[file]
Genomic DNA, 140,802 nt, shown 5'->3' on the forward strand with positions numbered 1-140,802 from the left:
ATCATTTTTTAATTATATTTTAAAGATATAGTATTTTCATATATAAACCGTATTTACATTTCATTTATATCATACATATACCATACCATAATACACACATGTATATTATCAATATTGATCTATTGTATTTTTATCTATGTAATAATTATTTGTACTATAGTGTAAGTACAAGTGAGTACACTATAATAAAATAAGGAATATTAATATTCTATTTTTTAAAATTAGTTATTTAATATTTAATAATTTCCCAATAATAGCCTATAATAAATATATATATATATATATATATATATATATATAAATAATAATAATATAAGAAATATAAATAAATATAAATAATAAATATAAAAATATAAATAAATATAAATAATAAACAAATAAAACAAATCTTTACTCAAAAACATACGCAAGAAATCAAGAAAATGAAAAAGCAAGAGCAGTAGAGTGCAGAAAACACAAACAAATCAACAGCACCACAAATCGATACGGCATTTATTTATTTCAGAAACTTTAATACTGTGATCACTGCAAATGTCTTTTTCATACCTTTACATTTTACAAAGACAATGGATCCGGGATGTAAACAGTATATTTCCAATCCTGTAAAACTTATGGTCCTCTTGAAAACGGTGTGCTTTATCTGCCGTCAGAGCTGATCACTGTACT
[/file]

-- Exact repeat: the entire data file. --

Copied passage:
Genomic DNA, 140,802 nt, shown 5'->3' on the forward strand with positions numbered 1-140,802 from the left:
ATCATTTTTTAATTATATTTTAAAGATATAGTATTTTCATATATAAACCGTATTTACATTTCATTTATATCATACATATACCATACCATAATACACACATGTATATTATCAATATTGATCTATTGTATTTTTATCTATGTAATAATTATTTGTACTATAGTGTAAGTACAAGTGAGTACACTATAATAAAATAAGGAATATTAATATTCTATTTTTTAAAATTAGTTATTTAATATTTAATAATTTCCCAATAATAGCCTATAATAAATATATATATATATATATATATATATATATATAAATAATAATAATATAAGAAATATAAATAAATATAAATAATAAATATAAAAATATAAATAAATATAAATAATAAACAAATAAAACAAATCTTTACTCAAAAACATACGCAAGAAATCAAGAAAATGAAAAAGCAAGAGCAGTAGAGTGCAGAAAACACAAACAAATCAACAGCACCACAAATCGATACGGCATTTATTTATTTCAGAAACTTTAATACTGTGATCACTGCAAATGTCTTTTTCATACCTTTACATTTTACAAAGACAATGGATCCGGGATGTAAACAGTATATTTCCAATCCTGTAAAACTTATGGTCCTCTTGAAAACGGTGTGCTTTATCTGCCGTCAGAGCTGATCACTGTACT